You’ve no doubt heard of spiritual bypass. Someone uses spirituality to go around his psychological baggage. The result is that the one so bypassing continues to “act out” his shit despite having attained greater states of consciousness.
My Zen teacher recently pointed out that in addition to spiritual bypass, there is also psychological bypass. In the latter scenario, one continues to be fascinated by endless psychological insights and, in consequence, never begins to set foot on the noble path. Endlessly studying the contents of the mind just won’t do since, as one of the Noble Vows clearly states, “Delusions are endless; I vow to put an end to all of them.” Yet I can only hope to put an end to all of them if I go to the very root, which is the illusory belief in a separate self. The latter is the frame upon which delusions are hung.
To the above list must be added intellectual bypass. Of course, you can use the intellect to try to skirt around the messy psychological baggage. In so doing, you avert your gaze, turning away from this right here while allowing the intellect to come to some kind of rational explanation for its existence. One simple critique of cognitive therapies is that if they were truly efficacious, then there would be no point in repeatedly having to “challenge” “unhealthy or irrational beliefs.” By the understandable lights of those schooled in more somatic forms of therapy, this approach fails to go deep enough. I agree.
If I may return to my Zen teacher for a moment and to the Rinzai Zen tradition more generally, then I would say that the bigger, more blatant form of intellectual bypass is to be found in trying to answer a koan–the deepest enigma about what truly is–by drawing on the powers of the intellect. Time and again, Zenkei Shibayama in The Gateless Barrier: Zen Comments on the Mumonkan hammers away at the inability of the intellect to reveal to us our true nature. As Kant rightly said, the intellect can pose questions that it cannot possibly answer. Just so. Therefore, the intellect must give way to the “Zen eye” which, when “opened,” can see directly what is.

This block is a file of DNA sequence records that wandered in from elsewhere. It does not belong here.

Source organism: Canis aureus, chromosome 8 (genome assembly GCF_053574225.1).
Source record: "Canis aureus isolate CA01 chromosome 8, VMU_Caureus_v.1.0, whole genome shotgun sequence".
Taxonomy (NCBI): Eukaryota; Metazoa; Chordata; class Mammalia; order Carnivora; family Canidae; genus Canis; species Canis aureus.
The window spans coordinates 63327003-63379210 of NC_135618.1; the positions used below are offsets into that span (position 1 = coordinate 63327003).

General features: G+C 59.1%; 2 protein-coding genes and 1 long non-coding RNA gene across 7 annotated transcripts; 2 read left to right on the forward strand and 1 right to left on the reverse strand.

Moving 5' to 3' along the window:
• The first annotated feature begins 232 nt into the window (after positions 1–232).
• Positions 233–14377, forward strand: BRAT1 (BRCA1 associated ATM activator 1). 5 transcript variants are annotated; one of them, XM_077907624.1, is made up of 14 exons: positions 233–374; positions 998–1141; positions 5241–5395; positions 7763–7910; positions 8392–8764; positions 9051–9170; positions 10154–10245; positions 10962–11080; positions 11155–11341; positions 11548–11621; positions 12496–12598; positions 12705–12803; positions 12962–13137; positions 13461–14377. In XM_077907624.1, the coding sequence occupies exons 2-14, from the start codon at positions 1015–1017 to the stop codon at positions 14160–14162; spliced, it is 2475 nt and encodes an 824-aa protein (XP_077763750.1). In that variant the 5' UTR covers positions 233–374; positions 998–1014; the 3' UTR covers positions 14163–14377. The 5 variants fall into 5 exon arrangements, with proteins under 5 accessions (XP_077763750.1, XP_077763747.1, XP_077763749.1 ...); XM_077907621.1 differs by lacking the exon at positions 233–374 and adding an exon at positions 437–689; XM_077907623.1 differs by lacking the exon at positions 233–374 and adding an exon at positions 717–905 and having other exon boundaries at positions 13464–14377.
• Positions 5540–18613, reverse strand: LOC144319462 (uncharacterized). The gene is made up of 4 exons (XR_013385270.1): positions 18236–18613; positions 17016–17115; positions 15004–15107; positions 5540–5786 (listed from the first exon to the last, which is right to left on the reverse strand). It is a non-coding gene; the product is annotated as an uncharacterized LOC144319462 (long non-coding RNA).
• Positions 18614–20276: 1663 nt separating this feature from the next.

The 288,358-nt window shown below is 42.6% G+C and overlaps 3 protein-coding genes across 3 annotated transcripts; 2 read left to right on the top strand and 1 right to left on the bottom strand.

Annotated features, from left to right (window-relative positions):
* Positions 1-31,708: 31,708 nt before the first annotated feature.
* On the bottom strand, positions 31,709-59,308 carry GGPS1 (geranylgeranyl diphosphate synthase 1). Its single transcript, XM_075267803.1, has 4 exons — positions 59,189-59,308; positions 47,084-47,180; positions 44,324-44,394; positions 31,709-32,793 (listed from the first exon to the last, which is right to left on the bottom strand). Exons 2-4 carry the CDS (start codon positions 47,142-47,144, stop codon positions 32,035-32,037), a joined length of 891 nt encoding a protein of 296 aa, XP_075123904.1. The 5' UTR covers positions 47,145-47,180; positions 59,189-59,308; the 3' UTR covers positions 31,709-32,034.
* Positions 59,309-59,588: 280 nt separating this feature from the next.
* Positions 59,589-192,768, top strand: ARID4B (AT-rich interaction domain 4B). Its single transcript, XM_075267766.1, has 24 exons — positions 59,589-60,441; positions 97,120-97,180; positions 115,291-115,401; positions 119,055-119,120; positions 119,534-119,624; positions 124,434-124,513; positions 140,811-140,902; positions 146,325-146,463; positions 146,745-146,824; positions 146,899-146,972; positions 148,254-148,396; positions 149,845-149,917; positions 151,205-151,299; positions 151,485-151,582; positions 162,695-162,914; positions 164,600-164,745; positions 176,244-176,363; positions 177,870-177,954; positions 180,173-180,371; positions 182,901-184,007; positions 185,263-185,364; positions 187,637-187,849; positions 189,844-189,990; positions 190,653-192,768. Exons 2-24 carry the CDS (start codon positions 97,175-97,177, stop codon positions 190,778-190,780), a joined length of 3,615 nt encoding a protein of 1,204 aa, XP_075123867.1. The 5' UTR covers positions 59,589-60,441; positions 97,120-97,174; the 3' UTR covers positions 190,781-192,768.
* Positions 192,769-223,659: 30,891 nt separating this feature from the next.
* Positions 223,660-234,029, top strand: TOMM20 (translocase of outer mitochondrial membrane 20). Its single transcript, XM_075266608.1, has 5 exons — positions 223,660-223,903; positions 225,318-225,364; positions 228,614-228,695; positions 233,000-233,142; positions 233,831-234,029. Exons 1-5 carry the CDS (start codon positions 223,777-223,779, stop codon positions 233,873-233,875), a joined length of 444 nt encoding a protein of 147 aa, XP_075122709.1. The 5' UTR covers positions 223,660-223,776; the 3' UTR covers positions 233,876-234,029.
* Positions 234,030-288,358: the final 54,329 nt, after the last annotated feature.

I feel inclined to tarry on the overreaching of the intellect for one moment longer to ensure that I’ve stuck the point home. I remember meditating with a Zen group for quite sometime. Invariably, one older man would, during the discussion of the Dharma, cite this koan or that Zen story and comment on it. But this is not Zen. To let your intellect take the reigns when matters of ultimate concern are at stake is to have made a grievous mistake. Such cuteness is blinding.
Only the heartmind–as open and as trusting as could be–is the way of the Way. Therefore, one comes forthwith or after some maturation to “faith in Mind.”